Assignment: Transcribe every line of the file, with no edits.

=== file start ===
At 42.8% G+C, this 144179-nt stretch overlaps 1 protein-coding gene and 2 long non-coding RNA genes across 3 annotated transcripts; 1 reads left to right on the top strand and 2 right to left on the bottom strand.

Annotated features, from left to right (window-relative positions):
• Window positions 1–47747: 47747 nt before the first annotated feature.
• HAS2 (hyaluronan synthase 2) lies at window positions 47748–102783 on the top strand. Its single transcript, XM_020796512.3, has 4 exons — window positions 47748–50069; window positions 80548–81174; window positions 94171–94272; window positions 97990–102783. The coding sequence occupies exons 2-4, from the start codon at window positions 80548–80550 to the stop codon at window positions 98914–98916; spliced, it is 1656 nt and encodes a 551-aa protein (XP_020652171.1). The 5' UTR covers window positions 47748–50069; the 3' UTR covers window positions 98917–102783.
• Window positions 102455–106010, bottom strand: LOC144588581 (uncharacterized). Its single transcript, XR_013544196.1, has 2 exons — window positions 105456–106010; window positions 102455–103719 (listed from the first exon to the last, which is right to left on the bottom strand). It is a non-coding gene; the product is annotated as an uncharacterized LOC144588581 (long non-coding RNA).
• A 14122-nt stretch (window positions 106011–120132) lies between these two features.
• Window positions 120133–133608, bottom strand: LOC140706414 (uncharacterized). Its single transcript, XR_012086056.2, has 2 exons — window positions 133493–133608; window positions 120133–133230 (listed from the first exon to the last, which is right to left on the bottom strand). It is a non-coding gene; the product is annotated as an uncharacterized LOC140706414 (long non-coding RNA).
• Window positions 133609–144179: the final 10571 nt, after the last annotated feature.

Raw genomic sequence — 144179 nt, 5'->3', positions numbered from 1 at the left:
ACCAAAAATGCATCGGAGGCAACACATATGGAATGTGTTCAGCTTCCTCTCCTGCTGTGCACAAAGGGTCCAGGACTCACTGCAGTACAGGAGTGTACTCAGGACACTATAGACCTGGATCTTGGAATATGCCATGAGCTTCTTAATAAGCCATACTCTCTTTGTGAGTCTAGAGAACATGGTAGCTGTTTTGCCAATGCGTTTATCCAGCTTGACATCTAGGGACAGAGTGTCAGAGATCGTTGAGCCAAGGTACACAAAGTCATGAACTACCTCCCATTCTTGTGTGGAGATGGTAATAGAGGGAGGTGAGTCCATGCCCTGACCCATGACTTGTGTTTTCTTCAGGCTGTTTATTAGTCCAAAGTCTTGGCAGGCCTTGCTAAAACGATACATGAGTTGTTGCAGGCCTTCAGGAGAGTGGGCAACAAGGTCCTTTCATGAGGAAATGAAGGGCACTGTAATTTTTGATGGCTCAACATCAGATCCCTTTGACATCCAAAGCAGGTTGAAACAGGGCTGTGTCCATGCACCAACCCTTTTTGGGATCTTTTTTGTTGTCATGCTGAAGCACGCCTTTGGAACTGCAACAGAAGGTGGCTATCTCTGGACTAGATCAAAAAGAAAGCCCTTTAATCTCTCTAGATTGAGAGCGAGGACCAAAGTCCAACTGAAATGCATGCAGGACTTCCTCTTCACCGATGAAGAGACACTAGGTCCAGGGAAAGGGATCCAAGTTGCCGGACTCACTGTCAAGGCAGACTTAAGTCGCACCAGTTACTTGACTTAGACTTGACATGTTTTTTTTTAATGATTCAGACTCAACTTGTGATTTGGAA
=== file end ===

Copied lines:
At 42.8% G+C, this 144179-nt stretch overlaps 1 protein-coding gene and 2 long non-coding RNA genes across 3 annotated transcripts; 1 reads left to right on the top strand and 2 right to left on the bottom strand.

Annotated features, from left to right (window-relative positions):
• Window positions 1–47747: 47747 nt before the first annotated feature.
• HAS2 (hyaluronan synthase 2) lies at window positions 47748–102783 on the top strand. Its single transcript, XM_020796512.3, has 4 exons — window positions 47748–50069; window positions 80548–81174; window positions 94171–94272; window positions 97990–102783. The coding sequence occupies exons 2-4, from the start codon at window positions 80548–80550 to the stop codon at window positions 98914–98916; spliced, it is 1656 nt and encodes a 551-aa protein (XP_020652171.1). The 5' UTR covers window positions 47748–50069; the 3' UTR covers window positions 98917–102783.
• Window positions 102455–106010, bottom strand: LOC144588581 (uncharacterized). Its single transcript, XR_013544196.1, has 2 exons — window positions 105456–106010; window positions 102455–103719 (listed from the first exon to the last, which is right to left on the bottom strand). It is a non-coding gene; the product is annotated as an uncharacterized LOC144588581 (long non-coding RNA).
• A 14122-nt stretch (window positions 106011–120132) lies between these two features.
• Window positions 120133–133608, bottom strand: LOC140706414 (uncharacterized). Its single transcript, XR_012086056.2, has 2 exons — window positions 133493–133608; window positions 120133–133230 (listed from the first exon to the last, which is right to left on the bottom strand). It is a non-coding gene; the product is annotated as an uncharacterized LOC140706414 (long non-coding RNA).
• Window positions 133609–144179: the final 10571 nt, after the last annotated feature.

Raw genomic sequence — 144179 nt, 5'->3', positions numbered from 1 at the left:
ACCAAAAATGCATCGGAGGCAACACATATGGAATGTGTTCAGCTTCCTCTCCTGCTGTGCACAAAGGGTCCAGGACTCACTGCAGTACAGGAGTGTACTCAGGACACTATAGACCTGGATCTTGGAATATGCCATGAGCTTCTTAATAAGCCATACTCTCTTTGTGAGTCTAGAGAACATGGTAGCTGTTTTGCCAATGCGTTTATCCAGCTTGACATCTAGGGACAGAGTGTCAGAGATCGTTGAGCCAAGGTACACAAAGTCATGAACTACCTCCCATTCTTGTGTGGAGATGGTAATAGAGGGAGGTGAGTCCATGCCCTGACCCATGACTTGTGTTTTCTTCAGGCTGTTTATTAGTCCAAAGTCTTGGCAGGCCTTGCTAAAACGATACATGAGTTGTTGCAGGCCTTCAGGAGAGTGGGCAACAAGGTCCTTTCATGAGGAAATGAAGGGCACTGTAATTTTTGATGGCTCAACATCAGATCCCTTTGACATCCAAAGCAGGTTGAAACAGGGCTGTGTCCATGCACCAACCCTTTTTGGGATCTTTTTTGTTGTCATGCTGAAGCACGCCTTTGGAACTGCAACAGAAGGTGGCTATCTCTGGACTAGATCAAAAAGAAAGCCCTTTAATCTCTCTAGATTGAGAGCGAGGACCAAAGTCCAACTGAAATGCATGCAGGACTTCCTCTTCACCGATGAAGAGACACTAGGTCCAGGGAAAGGGATCCAAGTTGCCGGACTCACTGTCAAGGCAGACTTAAGTCGCACCAGTTACTTGACTTAGACTTGACATGTTTTTTTTTAATGATTCAGACTCAACTTGTGATTTGGAA